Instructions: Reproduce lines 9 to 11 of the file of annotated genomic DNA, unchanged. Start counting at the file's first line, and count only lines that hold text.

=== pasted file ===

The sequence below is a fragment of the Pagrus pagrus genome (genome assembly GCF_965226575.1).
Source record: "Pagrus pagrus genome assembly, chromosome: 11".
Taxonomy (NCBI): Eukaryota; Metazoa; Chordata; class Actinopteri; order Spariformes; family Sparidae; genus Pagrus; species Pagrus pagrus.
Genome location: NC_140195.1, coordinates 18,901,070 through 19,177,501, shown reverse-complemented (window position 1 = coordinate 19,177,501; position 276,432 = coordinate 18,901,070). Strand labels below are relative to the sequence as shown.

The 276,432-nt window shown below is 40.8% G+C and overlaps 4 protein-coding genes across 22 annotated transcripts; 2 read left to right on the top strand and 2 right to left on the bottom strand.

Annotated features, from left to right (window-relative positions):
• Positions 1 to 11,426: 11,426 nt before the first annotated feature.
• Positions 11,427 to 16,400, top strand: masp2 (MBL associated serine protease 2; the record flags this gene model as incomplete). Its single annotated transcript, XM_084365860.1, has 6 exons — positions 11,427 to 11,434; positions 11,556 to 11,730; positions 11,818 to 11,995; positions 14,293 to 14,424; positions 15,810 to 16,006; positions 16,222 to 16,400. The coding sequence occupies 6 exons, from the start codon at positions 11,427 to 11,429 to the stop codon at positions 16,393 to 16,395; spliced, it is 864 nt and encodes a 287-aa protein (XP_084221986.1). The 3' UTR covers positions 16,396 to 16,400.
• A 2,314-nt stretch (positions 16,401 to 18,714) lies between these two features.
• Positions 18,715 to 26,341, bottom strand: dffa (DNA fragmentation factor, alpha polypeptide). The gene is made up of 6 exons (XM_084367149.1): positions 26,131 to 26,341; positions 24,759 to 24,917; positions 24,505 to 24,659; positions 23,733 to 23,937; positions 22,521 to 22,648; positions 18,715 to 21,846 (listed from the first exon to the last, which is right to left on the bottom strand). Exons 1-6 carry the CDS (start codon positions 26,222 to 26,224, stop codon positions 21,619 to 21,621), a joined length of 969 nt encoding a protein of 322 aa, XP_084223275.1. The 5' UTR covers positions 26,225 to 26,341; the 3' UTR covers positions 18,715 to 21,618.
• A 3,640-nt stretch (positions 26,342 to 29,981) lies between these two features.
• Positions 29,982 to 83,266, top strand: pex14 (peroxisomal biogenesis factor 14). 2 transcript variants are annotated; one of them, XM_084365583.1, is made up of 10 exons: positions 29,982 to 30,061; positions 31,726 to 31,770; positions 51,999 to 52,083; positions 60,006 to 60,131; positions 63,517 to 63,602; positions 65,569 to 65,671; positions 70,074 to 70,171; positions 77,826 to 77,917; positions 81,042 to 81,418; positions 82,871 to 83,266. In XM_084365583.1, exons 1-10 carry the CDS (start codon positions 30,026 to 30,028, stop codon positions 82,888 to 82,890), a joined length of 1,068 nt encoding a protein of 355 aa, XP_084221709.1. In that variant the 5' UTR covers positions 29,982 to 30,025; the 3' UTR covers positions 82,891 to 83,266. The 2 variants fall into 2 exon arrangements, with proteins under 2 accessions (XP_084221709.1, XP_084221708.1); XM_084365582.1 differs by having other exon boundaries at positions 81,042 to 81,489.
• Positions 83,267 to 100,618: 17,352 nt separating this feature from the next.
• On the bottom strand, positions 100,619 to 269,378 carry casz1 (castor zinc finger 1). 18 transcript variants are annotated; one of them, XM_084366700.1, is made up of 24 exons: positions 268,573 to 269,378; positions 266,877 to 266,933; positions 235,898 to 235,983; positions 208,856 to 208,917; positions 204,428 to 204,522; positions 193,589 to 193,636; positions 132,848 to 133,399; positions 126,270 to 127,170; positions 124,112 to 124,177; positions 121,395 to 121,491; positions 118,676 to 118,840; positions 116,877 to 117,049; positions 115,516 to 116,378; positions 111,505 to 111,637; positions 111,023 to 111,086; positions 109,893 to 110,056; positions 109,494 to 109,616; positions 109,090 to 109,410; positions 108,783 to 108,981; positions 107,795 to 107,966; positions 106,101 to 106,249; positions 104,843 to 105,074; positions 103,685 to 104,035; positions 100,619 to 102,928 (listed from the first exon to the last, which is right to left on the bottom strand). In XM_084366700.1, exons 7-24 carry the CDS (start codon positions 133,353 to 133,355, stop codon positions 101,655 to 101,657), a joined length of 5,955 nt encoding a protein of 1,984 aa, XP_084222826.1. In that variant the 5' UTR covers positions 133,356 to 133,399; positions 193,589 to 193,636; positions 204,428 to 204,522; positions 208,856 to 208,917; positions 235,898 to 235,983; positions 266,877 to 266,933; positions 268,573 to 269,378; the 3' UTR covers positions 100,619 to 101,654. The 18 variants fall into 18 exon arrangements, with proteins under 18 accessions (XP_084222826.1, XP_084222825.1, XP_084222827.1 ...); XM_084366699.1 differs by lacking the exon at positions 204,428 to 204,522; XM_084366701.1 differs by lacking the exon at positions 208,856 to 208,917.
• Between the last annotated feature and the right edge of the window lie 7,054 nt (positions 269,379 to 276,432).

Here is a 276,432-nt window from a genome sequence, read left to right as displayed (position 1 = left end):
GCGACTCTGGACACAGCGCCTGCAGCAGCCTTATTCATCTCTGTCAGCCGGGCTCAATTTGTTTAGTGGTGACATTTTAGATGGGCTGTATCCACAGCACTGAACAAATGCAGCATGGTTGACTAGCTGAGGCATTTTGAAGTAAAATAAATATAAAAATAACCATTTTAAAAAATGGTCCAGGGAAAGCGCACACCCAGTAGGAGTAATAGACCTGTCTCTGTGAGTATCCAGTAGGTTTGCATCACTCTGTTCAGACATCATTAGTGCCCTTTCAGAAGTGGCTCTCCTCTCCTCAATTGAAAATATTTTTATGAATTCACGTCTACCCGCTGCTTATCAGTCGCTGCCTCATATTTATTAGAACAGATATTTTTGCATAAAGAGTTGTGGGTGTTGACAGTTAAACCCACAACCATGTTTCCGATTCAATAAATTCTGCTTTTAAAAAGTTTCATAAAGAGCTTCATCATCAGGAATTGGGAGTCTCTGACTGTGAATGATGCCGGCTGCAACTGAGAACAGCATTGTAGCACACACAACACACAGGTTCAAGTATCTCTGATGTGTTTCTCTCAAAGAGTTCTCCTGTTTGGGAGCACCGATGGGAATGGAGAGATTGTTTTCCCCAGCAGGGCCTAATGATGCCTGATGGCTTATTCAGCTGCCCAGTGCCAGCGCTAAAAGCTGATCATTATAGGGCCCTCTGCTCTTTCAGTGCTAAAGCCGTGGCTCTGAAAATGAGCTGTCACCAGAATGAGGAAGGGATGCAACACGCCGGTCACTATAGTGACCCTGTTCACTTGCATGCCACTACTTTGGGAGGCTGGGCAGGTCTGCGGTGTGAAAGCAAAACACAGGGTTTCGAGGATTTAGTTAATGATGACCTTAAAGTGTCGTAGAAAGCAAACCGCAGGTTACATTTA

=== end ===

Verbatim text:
• A 2,314-nt stretch (positions 16,401 to 18,714) lies between these two features.
• Positions 18,715 to 26,341, bottom strand: dffa (DNA fragmentation factor, alpha polypeptide). The gene is made up of 6 exons (XM_084367149.1): positions 26,131 to 26,341; positions 24,759 to 24,917; positions 24,505 to 24,659; positions 23,733 to 23,937; positions 22,521 to 22,648; positions 18,715 to 21,846 (listed from the first exon to the last, which is right to left on the bottom strand). Exons 1-6 carry the CDS (start codon positions 26,222 to 26,224, stop codon positions 21,619 to 21,621), a joined length of 969 nt encoding a protein of 322 aa, XP_084223275.1. The 5' UTR covers positions 26,225 to 26,341; the 3' UTR covers positions 18,715 to 21,618.
• A 3,640-nt stretch (positions 26,342 to 29,981) lies between these two features.